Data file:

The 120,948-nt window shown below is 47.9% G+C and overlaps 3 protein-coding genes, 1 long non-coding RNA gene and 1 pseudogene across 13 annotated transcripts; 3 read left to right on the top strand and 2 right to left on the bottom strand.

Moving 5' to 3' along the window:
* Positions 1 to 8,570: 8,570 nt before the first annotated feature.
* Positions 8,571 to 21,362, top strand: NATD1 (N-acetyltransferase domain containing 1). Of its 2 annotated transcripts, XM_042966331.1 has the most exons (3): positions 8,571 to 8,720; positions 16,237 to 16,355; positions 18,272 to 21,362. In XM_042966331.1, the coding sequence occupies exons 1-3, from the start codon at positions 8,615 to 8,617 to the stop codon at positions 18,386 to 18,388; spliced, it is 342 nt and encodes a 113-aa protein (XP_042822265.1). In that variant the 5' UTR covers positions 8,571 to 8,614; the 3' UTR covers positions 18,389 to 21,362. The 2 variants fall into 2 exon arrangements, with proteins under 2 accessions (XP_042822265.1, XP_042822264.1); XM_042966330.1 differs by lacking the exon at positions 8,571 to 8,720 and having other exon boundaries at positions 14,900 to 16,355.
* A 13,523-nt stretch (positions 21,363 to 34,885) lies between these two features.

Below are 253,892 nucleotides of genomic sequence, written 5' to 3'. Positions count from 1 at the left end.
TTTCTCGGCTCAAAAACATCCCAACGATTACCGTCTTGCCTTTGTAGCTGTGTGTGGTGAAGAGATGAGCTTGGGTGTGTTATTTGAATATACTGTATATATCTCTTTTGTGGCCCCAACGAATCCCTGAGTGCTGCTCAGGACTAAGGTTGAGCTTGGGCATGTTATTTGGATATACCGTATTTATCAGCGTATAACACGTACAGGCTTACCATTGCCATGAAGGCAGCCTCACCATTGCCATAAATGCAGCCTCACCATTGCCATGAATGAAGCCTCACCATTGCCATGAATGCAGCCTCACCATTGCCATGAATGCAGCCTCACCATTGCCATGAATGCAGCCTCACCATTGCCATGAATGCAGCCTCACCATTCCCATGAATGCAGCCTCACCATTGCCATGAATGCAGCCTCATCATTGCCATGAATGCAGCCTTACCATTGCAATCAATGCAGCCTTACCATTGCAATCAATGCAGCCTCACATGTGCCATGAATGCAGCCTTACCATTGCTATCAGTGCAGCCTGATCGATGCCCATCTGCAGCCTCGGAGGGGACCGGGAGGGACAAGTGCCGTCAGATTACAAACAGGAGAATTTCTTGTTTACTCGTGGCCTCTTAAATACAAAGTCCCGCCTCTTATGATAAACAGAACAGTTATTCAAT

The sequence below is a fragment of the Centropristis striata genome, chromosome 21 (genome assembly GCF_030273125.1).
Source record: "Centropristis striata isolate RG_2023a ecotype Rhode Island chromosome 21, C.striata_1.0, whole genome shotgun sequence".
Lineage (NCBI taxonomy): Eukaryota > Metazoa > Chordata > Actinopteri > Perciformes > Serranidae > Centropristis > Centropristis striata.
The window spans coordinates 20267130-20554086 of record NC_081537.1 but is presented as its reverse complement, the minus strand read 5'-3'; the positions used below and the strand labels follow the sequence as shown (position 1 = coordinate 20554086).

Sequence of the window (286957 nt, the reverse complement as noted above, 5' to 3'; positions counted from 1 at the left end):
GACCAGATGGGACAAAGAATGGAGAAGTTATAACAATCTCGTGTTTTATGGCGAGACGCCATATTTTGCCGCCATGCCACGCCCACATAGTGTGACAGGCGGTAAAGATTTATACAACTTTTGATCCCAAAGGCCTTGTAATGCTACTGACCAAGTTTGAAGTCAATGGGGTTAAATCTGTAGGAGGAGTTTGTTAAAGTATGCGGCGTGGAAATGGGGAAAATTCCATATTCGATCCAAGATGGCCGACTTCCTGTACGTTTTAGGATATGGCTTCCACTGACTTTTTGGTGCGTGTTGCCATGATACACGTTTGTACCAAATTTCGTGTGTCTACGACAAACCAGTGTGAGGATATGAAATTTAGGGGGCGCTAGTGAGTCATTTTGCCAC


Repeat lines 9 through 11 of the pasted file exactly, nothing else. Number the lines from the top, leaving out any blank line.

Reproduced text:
Source record: "Centropristis striata isolate RG_2023a ecotype Rhode Island chromosome 21, C.striata_1.0, whole genome shotgun sequence".
Lineage (NCBI taxonomy): Eukaryota > Metazoa > Chordata > Actinopteri > Perciformes > Serranidae > Centropristis > Centropristis striata.
The window spans coordinates 20267130-20554086 of record NC_081537.1 but is presented as its reverse complement, the minus strand read 5'-3'; the positions used below and the strand labels follow the sequence as shown (position 1 = coordinate 20554086).